I had the same problem writing a game in Eiffel, also using the SDL.  Here's
the steps I took:

1) Explicitly invoked the GC each frame.  That ensured that there was about
the same amount of delay for GC every frame, instead of sudden lurches every
few seconds.

2) Ran the animation loop as fast as possible (with a tiny delay to allow
the OS to collect events), rather than using a delay to force a fixed fps.
Fed the length of each frame into the simulation as the duration of the next
frame.

3) Smoothed the sampled frame duration by calculating the average frame
duration, starting with the first frame measured, up to about 1-2 seconds
worth of frames.  This avoided jitter due caused by GC and the OS process
scheduler.

4) Checked for frames with an unusual duration. When a frame was much too
long or too short the timing algorithm didn't use its duration, but instead
restarted the sampling of frame values for the average calculation.  This
avoided sudden jumps when one frame was too long because the user had put
the process to sleep or the game was loading large images between levels.

The final algorithm worked well:
* It stopped the GC making the animation jerky.
* It adapted gracefully to changing system load by dropping the frame rate.
* It smoothed out jittery frames.
* It could adapt to sudden events that caused drastic changes in frame rate.

The downside is that animation code becomes more a little more complex
because you are not sure how much time each frame is going to simulate, and
therefore how far each actor is going to move.  You also have to pass the
frame duration to the animation methods of all the actors in the game.

Cheers,
            Nat.

________________________________
Dr. Nathaniel Pryce
B13media Ltd.
Studio 3a, Aberdeen Business Centre, 22/24 Highbury Grove, London, N5 2EA
http://www.b13media.com

----- Original Message -----
From: "Matthew Bloch" <mattbee / soup-kitchen.net>
Newsgroups: comp.lang.ruby
To: "ruby-talk ML" <ruby-talk / ruby-lang.org>
Sent: Wednesday, May 22, 2002 4:00 PM
Subject: Stymied by Ruby's garbage collector


> Hello;
>
> This one is driving me crazy: I've got an about-to-be-deployed
> entertainment product written in Ruby using SDL for the graphics (through
> RUDL), and I've hit a brick wall with what I believe is the garbage
> collector.
>
> Basically, the drawing loop for a particular screen takes the same time
> every frame but occasionally the garbage collector kicks in and makes the
> whole game lurch for that frame: graphics jump to compensate etc. and this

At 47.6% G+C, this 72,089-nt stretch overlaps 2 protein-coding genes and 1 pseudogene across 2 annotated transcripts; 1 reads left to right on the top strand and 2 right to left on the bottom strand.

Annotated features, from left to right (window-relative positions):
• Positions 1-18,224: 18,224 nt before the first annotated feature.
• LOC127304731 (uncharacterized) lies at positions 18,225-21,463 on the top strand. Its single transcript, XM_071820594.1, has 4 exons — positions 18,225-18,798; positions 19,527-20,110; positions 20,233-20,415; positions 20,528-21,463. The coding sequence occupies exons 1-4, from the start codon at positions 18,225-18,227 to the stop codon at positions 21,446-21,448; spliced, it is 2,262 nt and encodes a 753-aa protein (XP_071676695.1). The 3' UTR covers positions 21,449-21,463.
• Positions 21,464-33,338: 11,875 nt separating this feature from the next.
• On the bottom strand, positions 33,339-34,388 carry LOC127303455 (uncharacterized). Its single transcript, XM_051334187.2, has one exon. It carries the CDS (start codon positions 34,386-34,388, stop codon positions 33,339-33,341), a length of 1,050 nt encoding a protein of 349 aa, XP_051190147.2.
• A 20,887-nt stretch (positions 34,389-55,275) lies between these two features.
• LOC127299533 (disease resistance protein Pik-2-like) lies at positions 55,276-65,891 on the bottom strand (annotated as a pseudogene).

> is a regular occurrence (once every 2/3 secs).  I've tried turning it off
> during critical sections of animation, but on most systems I've tried, it
> gobbles all the memory before Ruby can start garbage collection again.  I
> know the problem *is* down to the garbage collector's timing because I can
> see smooth animation for a few seconds after GC.disable (where there
wasn't
> before) before the inevitable seizure.
>
> Looking at Ruby's garbage collector (from 1.6.7), it seems an
> 'all-or-nothing' proposition.  That is, the whole algorithm is run at any
> point to free as much memory as possible, or it is not.  There's no
partial
> collection to satisfy what may be a small allocation request.
>
> Now my deadline is pretty tight on this, so I'm after some tips to solve
> this in the short term for now :-)  Various solutions present themselves,
> in order of simplicity:
>
> *) Upgrade the game's runtime to Ruby 1.7 -- does this have a less lumpy
gc
> algorithm?  Or is there an even more advanced version of Ruby around from
> which I could steal just a better gc?
>
> *) Redesign critical parts of the game to stop burning through so much
> damned memory-- but surely this would ruin the maintainability of the
code,
> to have to scope everything as widely as possible?  Or are there other
> techniques I can use for the same end?
>
> *) Hack the gc algorithm used by ruby_xmalloc etc. to stop recovering
> memory after the number of bytes needed is available, rather than running
> the whole algorithm.  I haven't studied the algorith in detail yet, so I
> have no idea whether this is viable;
>
> *) Find the correct places to GC.disable / GC.enable to smooth the more
> visible glitches over-- but I'd be very wary to deploy such a solution
> because it's unpredictable across different systems and in the worst case
> can seize the machine up totally.
>
> *) last resort: leave everything as it is, but deliberately slow animation
> loops to assume the worst case.
>
> Can anyone who's been in a similar situation comment?  I assume this kind
> of problem is endemic to games that rely on garbage collectors, so someone
> must have some opinions :-)
>
> thanks in advance,
>
> --
> Matthew
>